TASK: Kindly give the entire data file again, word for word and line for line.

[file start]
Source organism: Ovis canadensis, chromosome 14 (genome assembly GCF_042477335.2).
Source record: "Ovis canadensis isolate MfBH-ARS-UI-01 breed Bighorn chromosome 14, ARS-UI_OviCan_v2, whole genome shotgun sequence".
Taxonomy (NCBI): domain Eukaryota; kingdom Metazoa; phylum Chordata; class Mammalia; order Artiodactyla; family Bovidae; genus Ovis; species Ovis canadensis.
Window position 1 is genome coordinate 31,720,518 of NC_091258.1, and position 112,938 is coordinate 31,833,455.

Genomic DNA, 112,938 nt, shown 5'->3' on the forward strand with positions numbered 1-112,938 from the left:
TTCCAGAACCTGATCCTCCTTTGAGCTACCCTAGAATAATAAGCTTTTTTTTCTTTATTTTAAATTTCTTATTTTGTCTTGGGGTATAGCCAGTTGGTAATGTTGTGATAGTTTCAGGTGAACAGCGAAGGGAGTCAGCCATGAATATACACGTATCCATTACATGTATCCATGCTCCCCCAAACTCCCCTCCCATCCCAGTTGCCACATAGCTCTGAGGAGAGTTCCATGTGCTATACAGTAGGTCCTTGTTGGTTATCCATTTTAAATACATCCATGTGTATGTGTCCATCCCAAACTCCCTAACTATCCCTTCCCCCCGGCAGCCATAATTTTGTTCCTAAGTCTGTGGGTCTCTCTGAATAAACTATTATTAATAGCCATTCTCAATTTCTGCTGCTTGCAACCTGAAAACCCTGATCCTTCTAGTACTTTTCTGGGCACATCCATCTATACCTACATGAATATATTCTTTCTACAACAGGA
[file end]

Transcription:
Source organism: Ovis canadensis, chromosome 14 (genome assembly GCF_042477335.2).
Source record: "Ovis canadensis isolate MfBH-ARS-UI-01 breed Bighorn chromosome 14, ARS-UI_OviCan_v2, whole genome shotgun sequence".
Taxonomy (NCBI): domain Eukaryota; kingdom Metazoa; phylum Chordata; class Mammalia; order Artiodactyla; family Bovidae; genus Ovis; species Ovis canadensis.
Window position 1 is genome coordinate 31,720,518 of NC_091258.1, and position 112,938 is coordinate 31,833,455.

Genomic DNA, 112,938 nt, shown 5'->3' on the forward strand with positions numbered 1-112,938 from the left:
TTCCAGAACCTGATCCTCCTTTGAGCTACCCTAGAATAATAAGCTTTTTTTTCTTTATTTTAAATTTCTTATTTTGTCTTGGGGTATAGCCAGTTGGTAATGTTGTGATAGTTTCAGGTGAACAGCGAAGGGAGTCAGCCATGAATATACACGTATCCATTACATGTATCCATGCTCCCCCAAACTCCCCTCCCATCCCAGTTGCCACATAGCTCTGAGGAGAGTTCCATGTGCTATACAGTAGGTCCTTGTTGGTTATCCATTTTAAATACATCCATGTGTATGTGTCCATCCCAAACTCCCTAACTATCCCTTCCCCCCGGCAGCCATAATTTTGTTCCTAAGTCTGTGGGTCTCTCTGAATAAACTATTATTAATAGCCATTCTCAATTTCTGCTGCTTGCAACCTGAAAACCCTGATCCTTCTAGTACTTTTCTGGGCACATCCATCTATACCTACATGAATATATTCTTTCTACAACAGGA